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Review: We Are Twisted Fucking Sister! (2014)

Director: | 134 minutes | , , , ,

If you think “ We Are Twisted Fucking Sister! ” Is yet another music documentary, you know: about 13 in a dozen that expands on the history of a once popular band from its early years to its inevitable breakup then you are wrong. Of course, that has a lot to do with the subject. Considering the band name, call it a coincidence, but the life of Twisted Sister is quite “twisted”. Young enthusiasts who come together to make music, perform in local clubs, hope for a record deal, groupies, booze, drugs … That’s six ticks, but ‘We Are Twisted Fucking Sister!’ Shows that the career of the heavy metal band has gone a different route. The second reason that ‘We Are Twisted Fucking Sister’ differs from the average rockumentary is that director Andrew Horn chose not to capture the rock band’s glory days in his film – their breakthrough came in the 1980s – but to focus on the years before. And there were quite a few. So enough food for an interesting movie!

Twisted Sister started in 1972 as a Silver Star. Guitarist Jay Jay French (real name: John Segal) was very influenced by and Lou Reed and quickly learned their way of dressing – glitter and drag. There were quite a few band changes, singers came and went, bassists and keyboard players were replaced, but the band, which only started calling itself Twisted Sister in 1973, did get to work. There were periods when they did as many as five shows a night and that six nights a week. Twisted Sister was a real club band. They were regular customers at a number of well-attended clubs in New York, New Jersey and Connecticut and attendance grew steadily. Their repertoire included covers by Led Zeppelin. In 1976 there was an important turnaround: Dee Snider (real name: Danny Snider) joined the band as a singer. The frontman turned out not only to have a golden throat, his embrace of the drag look was also well received. In addition, the gentlemen managed to stir up the audience by expressing their unvarnished opinion on current topics during the performances. Legendary is their “Disco Sucks” routine, in which they even put up a pop by Barry White – representing the genre. When it turned out that some racists were cheering on this particular show item, the band didn’t know how soon to stop.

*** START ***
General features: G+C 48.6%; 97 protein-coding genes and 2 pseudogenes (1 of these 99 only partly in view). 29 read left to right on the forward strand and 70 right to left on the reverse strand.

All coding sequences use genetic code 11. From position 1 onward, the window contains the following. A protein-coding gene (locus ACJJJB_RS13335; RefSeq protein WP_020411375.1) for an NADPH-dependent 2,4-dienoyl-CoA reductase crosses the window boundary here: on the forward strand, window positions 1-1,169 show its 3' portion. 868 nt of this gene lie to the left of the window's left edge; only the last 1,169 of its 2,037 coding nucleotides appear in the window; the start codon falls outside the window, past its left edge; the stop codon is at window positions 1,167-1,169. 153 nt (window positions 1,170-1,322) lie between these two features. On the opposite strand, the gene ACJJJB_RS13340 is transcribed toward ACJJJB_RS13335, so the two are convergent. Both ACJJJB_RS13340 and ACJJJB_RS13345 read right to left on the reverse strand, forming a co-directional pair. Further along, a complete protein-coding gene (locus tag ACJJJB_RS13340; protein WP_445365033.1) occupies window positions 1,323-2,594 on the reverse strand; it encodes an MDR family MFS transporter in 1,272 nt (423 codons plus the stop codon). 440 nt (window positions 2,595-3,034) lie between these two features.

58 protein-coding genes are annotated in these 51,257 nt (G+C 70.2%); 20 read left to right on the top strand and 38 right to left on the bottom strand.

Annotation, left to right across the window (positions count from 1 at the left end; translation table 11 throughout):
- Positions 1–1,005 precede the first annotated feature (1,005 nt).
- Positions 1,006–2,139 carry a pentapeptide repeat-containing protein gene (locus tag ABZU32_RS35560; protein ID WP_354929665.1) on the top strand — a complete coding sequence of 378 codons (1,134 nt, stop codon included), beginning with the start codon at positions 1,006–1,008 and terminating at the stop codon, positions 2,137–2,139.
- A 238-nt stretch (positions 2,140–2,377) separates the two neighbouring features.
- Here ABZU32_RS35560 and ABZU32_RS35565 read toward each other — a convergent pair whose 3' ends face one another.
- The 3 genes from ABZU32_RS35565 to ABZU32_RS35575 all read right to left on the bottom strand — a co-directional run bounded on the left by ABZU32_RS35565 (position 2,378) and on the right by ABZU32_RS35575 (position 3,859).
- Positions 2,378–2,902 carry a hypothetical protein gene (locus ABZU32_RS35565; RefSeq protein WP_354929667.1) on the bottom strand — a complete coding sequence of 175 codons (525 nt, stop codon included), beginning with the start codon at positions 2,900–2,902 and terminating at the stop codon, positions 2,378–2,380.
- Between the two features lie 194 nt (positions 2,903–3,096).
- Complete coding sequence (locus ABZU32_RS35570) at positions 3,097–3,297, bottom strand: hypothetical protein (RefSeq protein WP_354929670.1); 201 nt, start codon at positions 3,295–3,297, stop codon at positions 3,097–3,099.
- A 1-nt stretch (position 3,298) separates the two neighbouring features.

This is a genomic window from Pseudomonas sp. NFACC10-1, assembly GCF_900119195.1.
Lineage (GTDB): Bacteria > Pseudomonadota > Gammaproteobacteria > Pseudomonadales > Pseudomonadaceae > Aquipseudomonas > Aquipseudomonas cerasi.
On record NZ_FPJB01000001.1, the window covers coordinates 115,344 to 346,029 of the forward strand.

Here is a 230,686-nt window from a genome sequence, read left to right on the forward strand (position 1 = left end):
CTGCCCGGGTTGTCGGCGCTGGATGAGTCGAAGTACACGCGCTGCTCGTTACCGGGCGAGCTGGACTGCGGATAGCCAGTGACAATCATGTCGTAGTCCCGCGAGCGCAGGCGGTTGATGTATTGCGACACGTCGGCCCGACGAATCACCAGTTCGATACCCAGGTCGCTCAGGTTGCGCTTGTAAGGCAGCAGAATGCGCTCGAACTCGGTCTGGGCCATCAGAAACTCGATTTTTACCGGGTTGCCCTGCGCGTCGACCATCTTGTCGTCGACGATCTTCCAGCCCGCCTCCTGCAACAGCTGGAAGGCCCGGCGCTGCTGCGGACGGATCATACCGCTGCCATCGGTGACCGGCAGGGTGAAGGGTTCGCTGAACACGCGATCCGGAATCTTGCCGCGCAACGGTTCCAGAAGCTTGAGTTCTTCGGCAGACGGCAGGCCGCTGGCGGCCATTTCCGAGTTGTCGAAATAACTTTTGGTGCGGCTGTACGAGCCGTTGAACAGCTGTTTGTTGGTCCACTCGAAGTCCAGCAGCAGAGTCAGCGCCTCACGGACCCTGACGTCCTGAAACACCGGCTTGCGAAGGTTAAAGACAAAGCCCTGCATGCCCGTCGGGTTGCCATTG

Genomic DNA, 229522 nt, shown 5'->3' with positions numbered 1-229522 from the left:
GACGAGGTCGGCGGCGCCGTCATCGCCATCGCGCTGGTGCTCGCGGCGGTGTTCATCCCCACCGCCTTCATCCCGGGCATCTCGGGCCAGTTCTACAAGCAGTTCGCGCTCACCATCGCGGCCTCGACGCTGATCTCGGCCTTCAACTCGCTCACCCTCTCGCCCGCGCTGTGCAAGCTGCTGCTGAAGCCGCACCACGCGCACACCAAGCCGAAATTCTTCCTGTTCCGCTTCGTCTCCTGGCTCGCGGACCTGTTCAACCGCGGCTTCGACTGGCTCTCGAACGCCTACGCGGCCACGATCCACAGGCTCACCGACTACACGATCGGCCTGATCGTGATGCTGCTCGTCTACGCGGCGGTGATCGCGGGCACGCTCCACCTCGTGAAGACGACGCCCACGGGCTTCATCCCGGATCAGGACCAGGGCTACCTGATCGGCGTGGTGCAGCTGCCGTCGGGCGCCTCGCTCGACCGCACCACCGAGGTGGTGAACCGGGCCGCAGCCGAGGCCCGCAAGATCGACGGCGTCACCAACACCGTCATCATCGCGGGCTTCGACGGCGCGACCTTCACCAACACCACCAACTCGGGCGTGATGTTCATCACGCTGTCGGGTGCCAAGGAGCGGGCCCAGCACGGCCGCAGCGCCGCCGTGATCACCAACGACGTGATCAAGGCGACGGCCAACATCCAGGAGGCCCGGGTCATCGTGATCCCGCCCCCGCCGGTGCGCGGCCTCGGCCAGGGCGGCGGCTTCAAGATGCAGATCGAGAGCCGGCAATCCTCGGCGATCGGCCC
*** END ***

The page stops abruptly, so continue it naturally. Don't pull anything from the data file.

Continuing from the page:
Despite the huge sales figures – shows for 4,000 people were the rule rather than the exception – the band still had no record deal. Despite this, they made mountains of money. In 1979, at a free open-air concert in Long Island, as many as 23,000 attended the expected 2,000 people. Unimaginable. In “We Are Twisted Fucking Sister!” It becomes comically clear why the record company’s contract took so long. You have to hear the musicians tell it to believe it.

A rockumentary can hardly do without the standard talking heads and ‘We Are Twisted Fucking Sister’ cannot escape that either, but with leading men Jay Jay and Dee, Andrew Horn definitely holds gold. They are funny, self-aware, honest and know how to conjure up creamy anecdotes from the seventies down to the smallest details. The fact that – against all convention – they never took a sip of alcohol, quite unusual for rock artists, will undoubtedly have contributed to their striking clarity of mind. “We Are Twisted Fucking Sister!” Is indispensable for the fans, but really no music lover should skip this film. Enjoy more than two hours.

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